Colleges drag feet on sex code

May 31, 1996

A Canadian psychology professor charged with sexual assault has been suspended for a year without pay from his university.

Richard Freeman, whose alleged crimes of sexual assault and gross indecency date back to 1981 and 1983, when he was counselling teenage girls at his private eating-disorder clinic, will be tried next January. He will plead not guilty, his lawyer said. The College of Psychologists of British Colombia has set a hearing of its own.

Although still innocent under the law and free to practise privately, Dr Freeman was found to have violated his university's harassment policy, according to an internal investigative committee at British Columbia's Simon Fraser University. The committee came under criticism by local media for taking three years from the initial complaints before suspending the Can$73,000-a-year (Pounds 35,800) professor.

"Three years for resolution of such a matter is a long time, particularly when the respondent continues to work in the very field where the alleged misconduct took place," read a Vancouver Sun editorial. One reason for the length of the tribunal is the complicated nature of the sexual harassment policy, says Simon Fraser spokesman Ken Mennell.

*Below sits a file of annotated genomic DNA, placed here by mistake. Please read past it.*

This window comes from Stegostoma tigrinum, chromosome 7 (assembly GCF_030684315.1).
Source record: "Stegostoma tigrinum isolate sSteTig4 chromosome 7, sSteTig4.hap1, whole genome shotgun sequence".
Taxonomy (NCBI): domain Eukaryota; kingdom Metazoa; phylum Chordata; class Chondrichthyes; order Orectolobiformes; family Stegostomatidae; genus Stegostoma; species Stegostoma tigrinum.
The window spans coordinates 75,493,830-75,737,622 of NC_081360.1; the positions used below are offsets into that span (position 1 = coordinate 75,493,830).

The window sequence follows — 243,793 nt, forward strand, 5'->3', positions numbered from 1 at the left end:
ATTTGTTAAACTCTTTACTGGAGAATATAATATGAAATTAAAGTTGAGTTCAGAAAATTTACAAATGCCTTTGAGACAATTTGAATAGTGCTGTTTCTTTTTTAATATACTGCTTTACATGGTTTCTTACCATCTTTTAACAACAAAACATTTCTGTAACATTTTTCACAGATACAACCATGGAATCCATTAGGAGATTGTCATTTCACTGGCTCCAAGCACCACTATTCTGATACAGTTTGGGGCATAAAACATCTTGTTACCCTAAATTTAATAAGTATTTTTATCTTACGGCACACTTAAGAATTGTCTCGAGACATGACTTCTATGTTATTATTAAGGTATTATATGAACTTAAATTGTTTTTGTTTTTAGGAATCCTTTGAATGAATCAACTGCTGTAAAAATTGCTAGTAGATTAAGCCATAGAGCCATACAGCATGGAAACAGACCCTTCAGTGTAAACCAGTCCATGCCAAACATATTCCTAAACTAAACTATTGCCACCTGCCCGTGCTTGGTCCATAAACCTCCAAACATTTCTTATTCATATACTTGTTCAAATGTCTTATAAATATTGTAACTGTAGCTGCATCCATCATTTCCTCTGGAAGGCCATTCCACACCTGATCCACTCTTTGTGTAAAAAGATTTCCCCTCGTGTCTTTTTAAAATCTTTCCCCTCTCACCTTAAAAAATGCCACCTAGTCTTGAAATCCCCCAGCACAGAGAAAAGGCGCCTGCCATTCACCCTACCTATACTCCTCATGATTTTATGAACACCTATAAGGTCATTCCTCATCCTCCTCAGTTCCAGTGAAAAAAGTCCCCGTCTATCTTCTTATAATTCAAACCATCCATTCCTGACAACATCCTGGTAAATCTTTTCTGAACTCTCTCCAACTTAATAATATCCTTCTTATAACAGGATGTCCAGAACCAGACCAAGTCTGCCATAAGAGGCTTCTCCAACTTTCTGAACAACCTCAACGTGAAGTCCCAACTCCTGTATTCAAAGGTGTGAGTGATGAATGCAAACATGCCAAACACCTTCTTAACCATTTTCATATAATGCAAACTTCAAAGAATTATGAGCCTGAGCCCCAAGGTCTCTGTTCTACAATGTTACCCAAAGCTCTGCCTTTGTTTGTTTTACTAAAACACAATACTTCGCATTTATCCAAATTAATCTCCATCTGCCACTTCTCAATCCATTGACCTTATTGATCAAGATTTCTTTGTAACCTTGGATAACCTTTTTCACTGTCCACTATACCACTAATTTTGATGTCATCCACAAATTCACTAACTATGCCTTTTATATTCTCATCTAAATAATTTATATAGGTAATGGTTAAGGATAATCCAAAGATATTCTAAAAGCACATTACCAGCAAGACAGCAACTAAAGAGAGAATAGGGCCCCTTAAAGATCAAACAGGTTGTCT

"It is delicate when you need both to protect the rights of the accused and deal with the matter justly," Mr Mennell said. "I think we have done a reasonable job."

Ninety-seven per cent of Simon Fraser's harassment cases have been dealt with by an informal process, according to its officer's last report in 1994, which logged 266 sexual and non-sexual complaints in 19 months. In the Freeman case, certain details surfaced only in the local media.

The name of the alleged perpetrator, the charges and the severity of the case were left out of the university's newspaper, the SFU News. Some feminists have called for a more independent sexual harassment office. About three-quarters of universities have harassment offices on campus.

Susan Russell, a spokeswoman for the 10,000-member Canadian Federation of University Women, said that some universities were trying to protect the status quo.

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